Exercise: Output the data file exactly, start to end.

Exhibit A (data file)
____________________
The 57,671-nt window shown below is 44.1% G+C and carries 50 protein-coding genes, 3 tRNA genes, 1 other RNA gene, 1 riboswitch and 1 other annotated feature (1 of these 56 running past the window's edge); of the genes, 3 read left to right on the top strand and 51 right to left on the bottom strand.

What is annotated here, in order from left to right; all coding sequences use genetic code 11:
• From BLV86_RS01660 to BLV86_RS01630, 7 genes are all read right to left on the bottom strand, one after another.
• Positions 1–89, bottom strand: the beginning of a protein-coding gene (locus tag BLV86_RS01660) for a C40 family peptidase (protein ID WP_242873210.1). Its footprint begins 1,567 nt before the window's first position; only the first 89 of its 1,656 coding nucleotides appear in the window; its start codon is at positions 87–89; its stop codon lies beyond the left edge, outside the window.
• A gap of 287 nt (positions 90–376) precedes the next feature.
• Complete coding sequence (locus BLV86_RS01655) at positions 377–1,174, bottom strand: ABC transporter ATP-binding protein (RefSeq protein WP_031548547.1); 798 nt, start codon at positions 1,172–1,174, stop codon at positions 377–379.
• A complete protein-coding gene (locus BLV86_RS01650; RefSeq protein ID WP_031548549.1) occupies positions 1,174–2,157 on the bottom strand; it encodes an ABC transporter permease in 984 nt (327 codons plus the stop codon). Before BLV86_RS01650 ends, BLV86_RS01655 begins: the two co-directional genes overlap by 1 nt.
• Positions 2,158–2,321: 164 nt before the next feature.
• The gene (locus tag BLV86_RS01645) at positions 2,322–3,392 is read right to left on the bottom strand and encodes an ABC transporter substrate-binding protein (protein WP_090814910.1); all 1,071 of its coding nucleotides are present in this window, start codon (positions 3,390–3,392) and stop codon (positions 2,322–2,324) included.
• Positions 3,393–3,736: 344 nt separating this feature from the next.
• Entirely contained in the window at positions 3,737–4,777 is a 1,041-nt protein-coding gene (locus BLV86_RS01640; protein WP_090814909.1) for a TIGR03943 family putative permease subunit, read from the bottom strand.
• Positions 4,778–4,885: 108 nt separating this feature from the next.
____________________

The 57,671-nt window shown below is 44.1% G+C and carries 50 protein-coding genes, 3 tRNA genes, 1 other RNA gene, 1 riboswitch and 1 other annotated feature (1 of these 56 running past the window's edge); of the genes, 3 read left to right on the top strand and 51 right to left on the bottom strand.

What is annotated here, in order from left to right; all coding sequences use genetic code 11:
• From BLV86_RS01660 to BLV86_RS01630, 7 genes are all read right to left on the bottom strand, one after another.
• Positions 1–89, bottom strand: the beginning of a protein-coding gene (locus tag BLV86_RS01660) for a C40 family peptidase (protein ID WP_242873210.1). Its footprint begins 1,567 nt before the window's first position; only the first 89 of its 1,656 coding nucleotides appear in the window; its start codon is at positions 87–89; its stop codon lies beyond the left edge, outside the window.
• A gap of 287 nt (positions 90–376) precedes the next feature.
• Complete coding sequence (locus BLV86_RS01655) at positions 377–1,174, bottom strand: ABC transporter ATP-binding protein (RefSeq protein WP_031548547.1); 798 nt, start codon at positions 1,172–1,174, stop codon at positions 377–379.
• A complete protein-coding gene (locus BLV86_RS01650; RefSeq protein ID WP_031548549.1) occupies positions 1,174–2,157 on the bottom strand; it encodes an ABC transporter permease in 984 nt (327 codons plus the stop codon). Before BLV86_RS01650 ends, BLV86_RS01655 begins: the two co-directional genes overlap by 1 nt.
• Positions 2,158–2,321: 164 nt before the next feature.
• The gene (locus tag BLV86_RS01645) at positions 2,322–3,392 is read right to left on the bottom strand and encodes an ABC transporter substrate-binding protein (protein WP_090814910.1); all 1,071 of its coding nucleotides are present in this window, start codon (positions 3,390–3,392) and stop codon (positions 2,322–2,324) included.
• Positions 3,393–3,736: 344 nt separating this feature from the next.
• Entirely contained in the window at positions 3,737–4,777 is a 1,041-nt protein-coding gene (locus BLV86_RS01640; protein WP_090814909.1) for a TIGR03943 family putative permease subunit, read from the bottom strand.
• Positions 4,778–4,885: 108 nt separating this feature from the next.